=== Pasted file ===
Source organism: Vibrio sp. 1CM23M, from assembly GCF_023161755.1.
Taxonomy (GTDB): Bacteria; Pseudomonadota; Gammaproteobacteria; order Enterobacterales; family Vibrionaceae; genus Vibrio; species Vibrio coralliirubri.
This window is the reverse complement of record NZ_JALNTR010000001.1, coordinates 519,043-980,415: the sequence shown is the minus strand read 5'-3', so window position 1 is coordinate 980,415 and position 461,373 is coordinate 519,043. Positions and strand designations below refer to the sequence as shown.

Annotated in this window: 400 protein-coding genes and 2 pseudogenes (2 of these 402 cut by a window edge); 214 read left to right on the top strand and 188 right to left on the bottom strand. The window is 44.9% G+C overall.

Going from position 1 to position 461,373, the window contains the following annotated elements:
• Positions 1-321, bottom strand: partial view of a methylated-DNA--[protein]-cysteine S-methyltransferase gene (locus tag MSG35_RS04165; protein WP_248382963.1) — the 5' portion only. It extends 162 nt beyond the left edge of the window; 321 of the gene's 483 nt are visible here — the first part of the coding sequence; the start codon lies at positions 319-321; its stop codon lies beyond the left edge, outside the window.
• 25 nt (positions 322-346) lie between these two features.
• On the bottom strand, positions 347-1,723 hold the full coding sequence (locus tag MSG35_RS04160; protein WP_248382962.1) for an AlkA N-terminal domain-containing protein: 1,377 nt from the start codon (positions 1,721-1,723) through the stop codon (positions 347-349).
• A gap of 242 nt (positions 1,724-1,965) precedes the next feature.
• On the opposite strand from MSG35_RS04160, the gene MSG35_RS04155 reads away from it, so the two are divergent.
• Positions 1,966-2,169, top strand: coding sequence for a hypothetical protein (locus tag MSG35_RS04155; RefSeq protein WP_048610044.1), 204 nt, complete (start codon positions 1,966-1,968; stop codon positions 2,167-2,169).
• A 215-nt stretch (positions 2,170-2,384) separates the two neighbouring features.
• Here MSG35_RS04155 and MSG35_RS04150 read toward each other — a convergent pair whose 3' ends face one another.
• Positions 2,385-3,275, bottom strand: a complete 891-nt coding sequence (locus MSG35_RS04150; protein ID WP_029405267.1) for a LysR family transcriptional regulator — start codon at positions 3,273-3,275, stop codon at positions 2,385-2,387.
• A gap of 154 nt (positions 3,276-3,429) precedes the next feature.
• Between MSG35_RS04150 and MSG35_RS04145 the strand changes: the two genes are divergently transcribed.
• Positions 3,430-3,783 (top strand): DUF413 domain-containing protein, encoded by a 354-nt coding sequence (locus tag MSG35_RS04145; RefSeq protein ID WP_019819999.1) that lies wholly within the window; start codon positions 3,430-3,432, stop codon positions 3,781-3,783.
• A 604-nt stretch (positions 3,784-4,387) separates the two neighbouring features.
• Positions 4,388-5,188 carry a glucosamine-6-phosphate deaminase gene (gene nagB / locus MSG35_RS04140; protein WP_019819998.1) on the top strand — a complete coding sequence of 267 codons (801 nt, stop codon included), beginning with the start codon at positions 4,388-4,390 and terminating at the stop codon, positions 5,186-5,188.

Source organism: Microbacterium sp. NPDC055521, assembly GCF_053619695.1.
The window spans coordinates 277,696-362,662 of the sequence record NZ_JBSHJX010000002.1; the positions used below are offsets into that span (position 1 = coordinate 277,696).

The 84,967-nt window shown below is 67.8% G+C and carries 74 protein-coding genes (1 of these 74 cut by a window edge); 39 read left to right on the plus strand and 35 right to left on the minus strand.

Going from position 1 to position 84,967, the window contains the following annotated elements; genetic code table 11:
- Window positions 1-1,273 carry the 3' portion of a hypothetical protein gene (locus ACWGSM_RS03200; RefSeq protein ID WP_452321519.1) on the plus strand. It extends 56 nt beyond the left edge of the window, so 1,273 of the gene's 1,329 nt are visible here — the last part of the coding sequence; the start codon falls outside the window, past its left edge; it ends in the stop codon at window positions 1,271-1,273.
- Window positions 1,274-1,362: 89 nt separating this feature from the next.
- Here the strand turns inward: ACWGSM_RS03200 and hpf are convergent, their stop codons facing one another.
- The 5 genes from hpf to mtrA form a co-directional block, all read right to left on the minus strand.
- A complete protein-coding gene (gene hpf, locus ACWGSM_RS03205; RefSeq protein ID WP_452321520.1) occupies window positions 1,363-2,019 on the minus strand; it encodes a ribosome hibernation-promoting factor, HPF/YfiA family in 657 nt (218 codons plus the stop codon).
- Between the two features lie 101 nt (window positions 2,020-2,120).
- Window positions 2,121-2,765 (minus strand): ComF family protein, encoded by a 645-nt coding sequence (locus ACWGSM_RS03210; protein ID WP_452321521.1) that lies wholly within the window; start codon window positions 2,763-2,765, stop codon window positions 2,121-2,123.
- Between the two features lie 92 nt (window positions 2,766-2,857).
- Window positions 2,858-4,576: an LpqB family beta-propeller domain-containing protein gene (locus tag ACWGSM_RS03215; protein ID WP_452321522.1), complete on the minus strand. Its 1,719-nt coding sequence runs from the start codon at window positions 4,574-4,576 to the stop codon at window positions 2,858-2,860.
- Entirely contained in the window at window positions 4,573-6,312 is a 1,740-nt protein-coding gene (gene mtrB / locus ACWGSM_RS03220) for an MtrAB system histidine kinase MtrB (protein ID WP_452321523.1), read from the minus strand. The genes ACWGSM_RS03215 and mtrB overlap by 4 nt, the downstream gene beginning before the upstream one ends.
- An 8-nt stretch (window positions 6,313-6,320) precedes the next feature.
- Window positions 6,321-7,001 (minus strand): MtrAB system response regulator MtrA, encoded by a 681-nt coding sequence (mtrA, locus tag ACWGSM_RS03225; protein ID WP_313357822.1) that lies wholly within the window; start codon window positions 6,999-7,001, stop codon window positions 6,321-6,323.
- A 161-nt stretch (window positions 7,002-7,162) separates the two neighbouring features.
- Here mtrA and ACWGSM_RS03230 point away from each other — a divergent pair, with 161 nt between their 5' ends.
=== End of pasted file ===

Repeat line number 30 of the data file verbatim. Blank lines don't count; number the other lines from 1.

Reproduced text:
- Window positions 2,121-2,765 (minus strand): ComF family protein, encoded by a 645-nt coding sequence (locus ACWGSM_RS03210; protein ID WP_452321521.1) that lies wholly within the window; start codon window positions 2,763-2,765, stop codon window positions 2,121-2,123.